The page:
* In a February 3–2003 Los Angeles Times article (Armenia’s Seek Place In Museum)–Museum Director Liebe Geft admitted that the museum attempts to remain topical and–for this reason–has given "less attention not only for the Armenia’s but also for issues such as the Cambodian genocide of the late 1970’s."
* In a February 3–2003 Los Angeles Time article–Times staff writer Christopher Reynolds reported that–"Museum Director Liebe Geft acknowledged that the Armenian Genocide–once featured in an introductory film–hasn’t been part of the museum’s permanent display or introductory film presentation for five years." A minor mention of the Armenian Genocide had–until late 1997–been included in a two-minute segment in an introductory film shown at the Museum. This film is no longer shown to visitors–unless they specifically ask for it by name at the video counter at the Museum’s "Wosk" Theater.
* The same February 3–2003 Los Angeles Times article reported the following reaction from Samantha Power–the Pulitzer Prize winning author of "A Problem from Hell: America in the Age of Genocide," and the former executive director of the Carr Center for Human Rights at Harvard: "It’s a mistake to leave the Armenian deaths out of any serious look at 20th century genocide–she said. Because of Turkey’s campaigning–the Armenian genocide is the only hard one [for curators] that’s out there–and it’s conspicuous that the hard one is missing."
* Remarkably a search for the term "Armenian Genocide" on the Museum’s website search engine–www.museumoftolerance.com–does not produce any results. The only mention of the Armenian Genocide that could be found on the Museum’s entire website is the following statement in the Teachers’ Guide describing comparisons of the Armenian Genocide to the Holocaust as "demeaning."
"BE CAUTIOUS WHEN COMPARING THE HOLOCAUST TO OTHER EVENTS. EASY COMPARISONS TO OTHER EVENTS–SUCH AS THE MASS MURDERS OF ARMENIANS IN THE EARLY 20TH CENTURY OR THE CONTEMPORARY ISSUE OF ABORTION–WITHOUT HISTORICAL REFERENCE–ARE DEMEANING TO BOTH THE VICTIMS AND OPPONENTS OF NAZISM." (SOURCE: COMING TO GRIPS WITH TEACHING THE HOLOCAUST–BY MARK WEITZMAN–ADAPTED FROM MOMENTUM: JOURNAL OF THE NATIONAL CATHOLIC EDUCATIONAL ASSOCIATION–FEBRUARY–1988.)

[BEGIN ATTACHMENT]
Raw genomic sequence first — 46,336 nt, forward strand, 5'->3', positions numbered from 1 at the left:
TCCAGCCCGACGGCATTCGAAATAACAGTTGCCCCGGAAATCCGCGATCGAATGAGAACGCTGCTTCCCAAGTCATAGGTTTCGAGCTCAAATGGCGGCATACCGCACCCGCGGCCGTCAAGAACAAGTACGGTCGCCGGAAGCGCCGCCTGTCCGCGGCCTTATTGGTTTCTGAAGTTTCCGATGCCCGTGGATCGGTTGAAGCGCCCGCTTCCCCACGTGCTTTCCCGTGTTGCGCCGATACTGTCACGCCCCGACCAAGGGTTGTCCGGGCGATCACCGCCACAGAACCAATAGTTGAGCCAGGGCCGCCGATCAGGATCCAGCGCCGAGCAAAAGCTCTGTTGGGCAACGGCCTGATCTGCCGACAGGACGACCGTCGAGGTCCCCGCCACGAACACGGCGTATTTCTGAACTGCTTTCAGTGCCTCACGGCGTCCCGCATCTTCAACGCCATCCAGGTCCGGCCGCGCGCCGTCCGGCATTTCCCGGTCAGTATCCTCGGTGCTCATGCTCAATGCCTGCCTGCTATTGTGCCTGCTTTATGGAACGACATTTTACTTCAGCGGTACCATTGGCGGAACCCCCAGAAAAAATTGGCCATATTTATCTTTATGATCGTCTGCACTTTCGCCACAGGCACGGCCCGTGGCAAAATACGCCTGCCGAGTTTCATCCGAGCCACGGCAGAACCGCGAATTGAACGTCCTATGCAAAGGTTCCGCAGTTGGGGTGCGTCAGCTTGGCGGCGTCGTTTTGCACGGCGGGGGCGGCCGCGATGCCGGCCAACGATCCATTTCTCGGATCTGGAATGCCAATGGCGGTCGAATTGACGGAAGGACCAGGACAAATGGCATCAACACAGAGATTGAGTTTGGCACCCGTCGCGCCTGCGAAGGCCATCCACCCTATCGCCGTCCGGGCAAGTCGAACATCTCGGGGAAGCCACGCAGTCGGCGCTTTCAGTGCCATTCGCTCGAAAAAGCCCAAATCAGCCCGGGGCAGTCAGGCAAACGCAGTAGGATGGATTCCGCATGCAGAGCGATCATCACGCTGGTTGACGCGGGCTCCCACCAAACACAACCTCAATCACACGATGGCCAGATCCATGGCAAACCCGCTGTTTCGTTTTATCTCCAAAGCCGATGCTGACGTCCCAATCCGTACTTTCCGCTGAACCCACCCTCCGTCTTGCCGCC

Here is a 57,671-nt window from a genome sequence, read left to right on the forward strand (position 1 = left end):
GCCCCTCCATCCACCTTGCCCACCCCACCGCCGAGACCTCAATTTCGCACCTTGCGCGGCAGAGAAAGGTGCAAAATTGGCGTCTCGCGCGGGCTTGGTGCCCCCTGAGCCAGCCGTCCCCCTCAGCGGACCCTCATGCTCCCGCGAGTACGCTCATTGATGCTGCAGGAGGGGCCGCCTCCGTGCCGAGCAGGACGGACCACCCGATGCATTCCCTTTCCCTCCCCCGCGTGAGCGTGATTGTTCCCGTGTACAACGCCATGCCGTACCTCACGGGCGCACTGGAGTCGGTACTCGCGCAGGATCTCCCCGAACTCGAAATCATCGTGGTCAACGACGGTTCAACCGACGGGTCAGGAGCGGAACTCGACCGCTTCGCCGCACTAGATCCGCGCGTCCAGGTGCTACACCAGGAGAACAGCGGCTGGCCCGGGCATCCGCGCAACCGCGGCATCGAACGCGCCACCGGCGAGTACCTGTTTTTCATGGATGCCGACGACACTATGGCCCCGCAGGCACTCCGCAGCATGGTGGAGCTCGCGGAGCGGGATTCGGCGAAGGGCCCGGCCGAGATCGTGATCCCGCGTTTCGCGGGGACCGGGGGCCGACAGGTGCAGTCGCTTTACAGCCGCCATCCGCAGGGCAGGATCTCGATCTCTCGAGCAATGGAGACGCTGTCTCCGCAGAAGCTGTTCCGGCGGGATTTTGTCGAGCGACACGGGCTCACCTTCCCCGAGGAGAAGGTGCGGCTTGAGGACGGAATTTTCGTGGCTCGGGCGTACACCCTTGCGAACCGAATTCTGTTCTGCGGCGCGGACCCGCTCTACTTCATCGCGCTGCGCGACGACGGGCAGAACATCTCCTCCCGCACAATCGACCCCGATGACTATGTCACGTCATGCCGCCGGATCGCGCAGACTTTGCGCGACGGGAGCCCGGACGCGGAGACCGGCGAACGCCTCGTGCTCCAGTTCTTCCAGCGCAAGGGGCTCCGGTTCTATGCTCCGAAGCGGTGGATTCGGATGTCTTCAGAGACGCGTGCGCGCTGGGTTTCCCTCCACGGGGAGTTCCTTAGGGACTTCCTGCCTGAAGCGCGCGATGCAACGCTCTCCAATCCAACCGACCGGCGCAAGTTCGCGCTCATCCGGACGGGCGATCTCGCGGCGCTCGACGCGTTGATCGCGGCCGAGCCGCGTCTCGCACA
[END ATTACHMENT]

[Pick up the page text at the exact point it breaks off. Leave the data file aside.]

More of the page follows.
* On the Museum of Tolerance’s Online Multimedia Learning Center–the portion dedicated to Armin T. Wegner–one of the few German writers to publicly speak out against the horrors of the Jewish Holocaust–there is no mention of Wegner’s experiences in Armenia in 1915–where he was an eyewitness to the Armenian Genocide and one of the few people in the world who documented the horrors through photography. Yad Vashem–the Holocaust Martyrs’ and Heroes’ Remembrance Authority–clearly states the impact that the Armenian Genocide had on Wegner and stressed his activism in defense of human rights. Yad-Vashem.org.il has the following entry regarding Wegner: "The horrendous scenes of dead and emaciated people that he had witnessed in the Armenian refugee camps-visible proof of the first systematic genocide of the twentieth century-continued to haunt him long after."
The Simon Wiesenthal Museum of Tolerance in Los Angeles–California has a responsibility to visitors and the general public to include a permanent exhibit on the Armenian Genocide.
The Museum–by failing to properly educate the public about the Armenian Genocide–falls short of both its legislative mandate and its moral obligations. The conspicuous absence of this horrific episode from the Museum’s permanent displays only helps to perpetuate the present-day denial of the Armenian Genocide by the Turkish Government and a small number of revisionist historians. This is a disservice not only to Armenian-Americans–but also to everyone who has worked to bring attention to the horrors of genocide and the destructive effects of its denial.
The ANCA-WR looks forward to continuing its work with members of the Armenian-American community and other people of good will to encourage the Museum’s leadership and staff to address this matter. As always–we are prepared to assist the Museum in any genuine effort designed to remedy the absence of an Armenian Genocide exhibit.